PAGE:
How to Drive a standard transmission or stick

Using a standard transmission

Growing up on a farm has some advantages. One was using a clutch on the old John Deere tractor. On a tractor, the clutch is on the left, the brakes are on the right and the transmission or gear shift is in the middle. Using a clutch isn't rocket science, but it can cause lots of anxiety when you are learning. Since most automobiles are automatic, it seems fair to ask why someone would want to learn stick. If your options include stick or nothing, I understand. You are motivated.

advanced manual techniques

stay calm

It helps to have someone with you who can calmly give advice. It helps to have a driving environment that allows for trial and error. Clutches vary in how hard they are to push down and how jumpy they are when you slowly lift your left foot. It is called getting the feel of it. I suppose it matters what you are wearing on your feet. Is it a pair of slippery sandals or boots with treads or are you barefoot? The mat on the driver's side can get in the way. Anyway you have a couple of levers on the floor on the driver's side, the clutch and the brake. To their right is the accelerator.

The shift knob has a bunch of numbers on it, and reverse, or R. Knowing how to start is as simple as shifting into first gear with your foot on the clutch and slowly removing your foot. As the clutch is released the car slowly moves forward. At the same time, the gas pedal is slowly pushed down a little, otherwise the car might stall, or the engine will die. The car needs a bit of gas for the power it takes to move the car forward.

On your display behind the steering wheel, a manual shift car usually has a tachometer. This is a way to look down and see how fast the car motor is turning, as in RPM or revolutions per minute. Usually this is an aid to tell when to shift to a higher gear. You can also hear the engine and it tells you when it would like to get shifted. For anyone who has driven a ten speed bicycle, you know you have lots of reasons for shifting higher or lower. It is difficult to start pedaling in a high gear, and easier to shift to a lower gear when climbing a hill.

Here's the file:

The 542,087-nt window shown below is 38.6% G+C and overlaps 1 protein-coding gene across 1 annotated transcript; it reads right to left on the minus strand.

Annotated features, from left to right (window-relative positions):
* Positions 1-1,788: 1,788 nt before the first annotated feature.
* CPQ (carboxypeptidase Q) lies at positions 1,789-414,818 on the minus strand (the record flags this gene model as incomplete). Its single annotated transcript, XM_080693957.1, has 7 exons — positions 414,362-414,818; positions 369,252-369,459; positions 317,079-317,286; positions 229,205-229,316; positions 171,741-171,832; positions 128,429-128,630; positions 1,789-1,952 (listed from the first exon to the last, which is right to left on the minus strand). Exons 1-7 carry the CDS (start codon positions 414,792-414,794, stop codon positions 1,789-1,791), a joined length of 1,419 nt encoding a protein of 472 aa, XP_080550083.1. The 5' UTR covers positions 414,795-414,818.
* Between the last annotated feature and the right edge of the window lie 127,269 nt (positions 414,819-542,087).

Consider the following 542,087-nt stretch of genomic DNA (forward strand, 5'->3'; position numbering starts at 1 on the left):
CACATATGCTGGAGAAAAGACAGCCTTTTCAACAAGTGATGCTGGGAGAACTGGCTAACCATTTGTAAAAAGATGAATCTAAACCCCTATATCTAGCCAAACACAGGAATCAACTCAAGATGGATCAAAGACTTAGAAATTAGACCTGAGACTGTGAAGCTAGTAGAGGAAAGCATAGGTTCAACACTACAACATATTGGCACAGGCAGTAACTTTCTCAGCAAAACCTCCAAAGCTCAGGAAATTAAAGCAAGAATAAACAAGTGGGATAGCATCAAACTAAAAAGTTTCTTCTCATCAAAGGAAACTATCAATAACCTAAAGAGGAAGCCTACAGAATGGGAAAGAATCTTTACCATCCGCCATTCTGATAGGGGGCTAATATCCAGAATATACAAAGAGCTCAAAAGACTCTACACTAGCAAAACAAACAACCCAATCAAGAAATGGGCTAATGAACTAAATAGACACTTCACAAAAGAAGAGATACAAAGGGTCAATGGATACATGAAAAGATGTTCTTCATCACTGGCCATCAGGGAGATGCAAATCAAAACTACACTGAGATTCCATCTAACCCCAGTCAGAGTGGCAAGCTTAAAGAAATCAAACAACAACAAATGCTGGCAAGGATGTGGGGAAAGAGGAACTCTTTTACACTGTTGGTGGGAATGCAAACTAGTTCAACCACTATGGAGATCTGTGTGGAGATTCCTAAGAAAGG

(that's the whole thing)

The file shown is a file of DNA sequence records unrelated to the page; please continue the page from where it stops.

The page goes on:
Your car engine is the same. It appreciates the variety of choices the gears provide, and these gears will affect your mileage, control of the car and safety. As a retro moment, I will share I learned to drive a shift on a 1952 Chevrolet (I know this dates me), and the stick shift was actually on the steering column, in the form of a sideways H. Three forward gears and reverse. It is not something you will find easily now, but they are out there.

one gear at a time...

The other thing about stick is neutral. When the car is in no gear and the stick shift can move freely back and forth, the car has nothing to keep it from rolling down a hill or whatever. The emergency brake is a lever usually found between the seats. If you forget and try to drive with it on, the brakes will get hot and the car won't drive easily.

Brakes also have different touches. If you are low on brake fluid, they might feel spongy. Getting the feel of the clutch, brake and gas pedal is important as they vary with each car. It is the same with a riding lawn mower. Some are pretty jumpy when you release the clutch. A riding lawnmower might be a good place to learn to drive clutch, as it is off road and there is plenty of space hopefully to practice shifting. The difference is in the throttle, which is sometimes by the steering wheel, and you are going slower.